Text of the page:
“China has set a target to achieve peak carbon and ultimately carbon neutrality and several government ministries have referenced low carbon and renewable methanol development from green hydrogen and methanol-fuelled vessels as key enablers for these policies,” says Kai Zhao, Chief China Representative, The Methanol Institute.
In April 2022, the NYK Group took delivery of the third methanol-fueled chemical tanker. Grouse Sun is equipped with a dual-fuel engine. The vessel has a new technology that suppresses the production of NOx (nitrogen oxides) by adding water to methanol to lower its temperature during combustion. As a result, the vessel can comply with the IMO’s stringent Tier III NOx emission standard and contribute to environment-friendly transportation without the need for an exhaust gas recirculation (EGR) system and a selective catalytic reduction (SCR) device.
Methanol related research is underway in Russia as well. In February 2022, new edition of Research Bulletin by Russian Maritime Register of Shipping (No 64-65) offered the analysis of using methanol and ethanol as a marine fuel.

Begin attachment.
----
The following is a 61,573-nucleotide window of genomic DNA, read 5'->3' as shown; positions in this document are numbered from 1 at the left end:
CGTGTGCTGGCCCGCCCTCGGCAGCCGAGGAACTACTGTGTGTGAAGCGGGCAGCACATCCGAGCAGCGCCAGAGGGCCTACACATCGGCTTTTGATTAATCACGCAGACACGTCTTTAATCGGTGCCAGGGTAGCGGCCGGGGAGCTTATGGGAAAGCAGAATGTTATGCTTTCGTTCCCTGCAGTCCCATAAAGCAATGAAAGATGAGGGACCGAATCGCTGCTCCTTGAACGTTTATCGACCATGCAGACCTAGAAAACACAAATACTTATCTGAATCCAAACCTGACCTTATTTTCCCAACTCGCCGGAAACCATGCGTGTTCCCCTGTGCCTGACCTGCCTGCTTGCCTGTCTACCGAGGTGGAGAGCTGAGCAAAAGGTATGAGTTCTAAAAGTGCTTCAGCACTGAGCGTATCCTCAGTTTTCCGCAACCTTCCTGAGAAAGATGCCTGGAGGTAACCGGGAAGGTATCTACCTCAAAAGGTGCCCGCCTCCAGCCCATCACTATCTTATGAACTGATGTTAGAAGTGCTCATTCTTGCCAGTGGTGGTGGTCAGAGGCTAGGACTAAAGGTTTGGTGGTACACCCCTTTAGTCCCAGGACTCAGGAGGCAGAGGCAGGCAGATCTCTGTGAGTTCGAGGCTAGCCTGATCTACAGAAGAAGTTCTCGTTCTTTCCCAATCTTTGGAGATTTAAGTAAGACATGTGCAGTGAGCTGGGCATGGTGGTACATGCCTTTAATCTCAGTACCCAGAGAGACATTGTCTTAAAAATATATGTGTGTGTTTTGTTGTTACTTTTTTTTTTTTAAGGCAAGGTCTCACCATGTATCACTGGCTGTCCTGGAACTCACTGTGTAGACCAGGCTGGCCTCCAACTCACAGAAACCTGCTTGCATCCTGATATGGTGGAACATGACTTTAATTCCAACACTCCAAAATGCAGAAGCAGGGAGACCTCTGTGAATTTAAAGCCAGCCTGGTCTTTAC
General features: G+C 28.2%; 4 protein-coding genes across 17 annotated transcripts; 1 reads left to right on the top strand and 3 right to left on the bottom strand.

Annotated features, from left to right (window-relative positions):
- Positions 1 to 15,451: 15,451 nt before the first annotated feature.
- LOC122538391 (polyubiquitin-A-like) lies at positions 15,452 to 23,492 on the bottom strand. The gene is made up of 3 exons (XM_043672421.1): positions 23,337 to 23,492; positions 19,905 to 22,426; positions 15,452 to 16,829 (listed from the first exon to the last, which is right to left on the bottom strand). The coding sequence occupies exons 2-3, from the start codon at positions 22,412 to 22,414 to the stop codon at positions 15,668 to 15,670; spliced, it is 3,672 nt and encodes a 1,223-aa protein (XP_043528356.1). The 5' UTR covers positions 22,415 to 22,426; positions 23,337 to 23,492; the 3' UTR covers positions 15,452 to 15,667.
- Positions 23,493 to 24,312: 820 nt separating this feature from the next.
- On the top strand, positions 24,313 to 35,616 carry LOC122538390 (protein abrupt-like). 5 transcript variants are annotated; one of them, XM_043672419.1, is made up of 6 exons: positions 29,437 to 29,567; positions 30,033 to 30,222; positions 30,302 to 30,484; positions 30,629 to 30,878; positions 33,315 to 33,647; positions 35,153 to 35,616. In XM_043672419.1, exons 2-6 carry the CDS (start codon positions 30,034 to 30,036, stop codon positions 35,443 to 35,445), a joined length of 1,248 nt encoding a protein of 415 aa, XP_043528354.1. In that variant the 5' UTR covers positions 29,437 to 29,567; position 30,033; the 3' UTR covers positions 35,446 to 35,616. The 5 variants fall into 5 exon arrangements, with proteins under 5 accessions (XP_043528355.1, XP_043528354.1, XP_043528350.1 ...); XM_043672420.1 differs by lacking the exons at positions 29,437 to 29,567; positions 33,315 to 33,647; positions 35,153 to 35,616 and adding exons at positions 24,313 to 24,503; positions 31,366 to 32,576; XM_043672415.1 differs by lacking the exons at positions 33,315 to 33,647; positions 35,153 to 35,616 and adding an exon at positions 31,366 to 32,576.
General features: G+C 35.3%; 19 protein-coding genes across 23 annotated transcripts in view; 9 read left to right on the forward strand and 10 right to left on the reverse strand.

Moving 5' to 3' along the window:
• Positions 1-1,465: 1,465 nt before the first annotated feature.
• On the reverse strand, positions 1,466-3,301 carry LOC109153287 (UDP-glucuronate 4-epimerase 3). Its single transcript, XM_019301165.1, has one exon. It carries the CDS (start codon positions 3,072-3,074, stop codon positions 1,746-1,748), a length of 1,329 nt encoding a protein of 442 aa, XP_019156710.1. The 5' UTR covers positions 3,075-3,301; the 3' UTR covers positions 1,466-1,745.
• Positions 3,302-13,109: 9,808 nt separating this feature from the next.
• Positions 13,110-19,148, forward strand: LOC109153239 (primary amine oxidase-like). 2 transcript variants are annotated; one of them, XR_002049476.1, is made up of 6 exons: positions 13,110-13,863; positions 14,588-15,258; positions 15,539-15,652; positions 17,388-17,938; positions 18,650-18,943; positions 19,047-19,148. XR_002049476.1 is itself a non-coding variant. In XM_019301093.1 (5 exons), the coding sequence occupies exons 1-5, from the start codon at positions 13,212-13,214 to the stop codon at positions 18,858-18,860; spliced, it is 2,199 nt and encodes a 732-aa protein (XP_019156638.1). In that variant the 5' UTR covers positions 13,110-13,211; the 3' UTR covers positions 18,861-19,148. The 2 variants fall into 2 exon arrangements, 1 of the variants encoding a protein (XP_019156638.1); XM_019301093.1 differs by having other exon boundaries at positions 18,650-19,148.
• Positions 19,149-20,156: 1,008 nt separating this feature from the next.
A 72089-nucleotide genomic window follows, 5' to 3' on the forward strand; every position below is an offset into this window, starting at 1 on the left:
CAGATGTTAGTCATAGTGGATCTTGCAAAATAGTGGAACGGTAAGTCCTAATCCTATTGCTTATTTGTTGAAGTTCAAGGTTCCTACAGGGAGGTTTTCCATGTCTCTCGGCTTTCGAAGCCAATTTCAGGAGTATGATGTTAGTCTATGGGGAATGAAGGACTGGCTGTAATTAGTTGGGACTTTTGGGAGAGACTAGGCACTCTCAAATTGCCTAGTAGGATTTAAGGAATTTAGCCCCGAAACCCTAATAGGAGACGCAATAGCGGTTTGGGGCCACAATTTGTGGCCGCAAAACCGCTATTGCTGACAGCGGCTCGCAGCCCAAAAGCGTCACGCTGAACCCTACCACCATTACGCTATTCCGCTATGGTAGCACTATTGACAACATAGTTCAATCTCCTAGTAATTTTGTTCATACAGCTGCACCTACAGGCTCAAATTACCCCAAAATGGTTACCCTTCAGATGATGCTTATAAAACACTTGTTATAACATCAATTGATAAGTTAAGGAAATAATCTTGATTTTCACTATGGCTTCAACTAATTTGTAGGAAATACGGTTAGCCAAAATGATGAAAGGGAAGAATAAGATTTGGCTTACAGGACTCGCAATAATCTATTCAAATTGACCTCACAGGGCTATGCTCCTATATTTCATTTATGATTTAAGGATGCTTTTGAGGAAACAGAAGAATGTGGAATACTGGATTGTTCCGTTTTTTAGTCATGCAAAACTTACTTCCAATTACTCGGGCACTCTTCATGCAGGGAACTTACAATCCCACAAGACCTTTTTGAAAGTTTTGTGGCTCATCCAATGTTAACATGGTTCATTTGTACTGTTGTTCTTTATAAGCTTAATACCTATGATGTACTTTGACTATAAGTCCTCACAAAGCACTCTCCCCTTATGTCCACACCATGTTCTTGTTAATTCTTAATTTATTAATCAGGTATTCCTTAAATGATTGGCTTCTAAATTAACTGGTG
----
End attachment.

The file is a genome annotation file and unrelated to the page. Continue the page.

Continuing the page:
In its July 2022 report, the research of the Lloyd’s Register Maritime Decarbonisation Hub’s Zero-Carbon Fuel Monitor (The Monitor) indicated that readiness had risen for methanol, ammonia and hydrogen across many supply chain stages compared with the end of 2021. In December 2021, The Monitor assessed the technological readiness of resources for ammonia, hydrogen and methanol based on natural gas as level 3; this went up to level 4 in June 2022.
Technology, investment and community readiness for methanol bunkering was also higher and there was also an increase in ship storage and propulsion readiness for methanol.
The findings reflect the transition of methanol bunkering from the demonstration stage to early market introduction, according to the report.
Methanol cannot be considered as an ideal fuel without disadvantages. Although the interest to methanol is increasing amid the growing prices for natural gas, dual-fuel engines entail the growth of expenses by 8-12% as compared with the conventional engines.
Besides, poisonous vapors of methanol pose risks for ship crews.
The prospects of LNG-powered shipping and other alternative fuels will be in the focus of experts and market players at the 6th conference “LNG Fleet, LNG Bunkering and Alternatives” which is to be held by PortNews Media Group on 2 November 2022 in Moscow. Visit the Conference page >>>>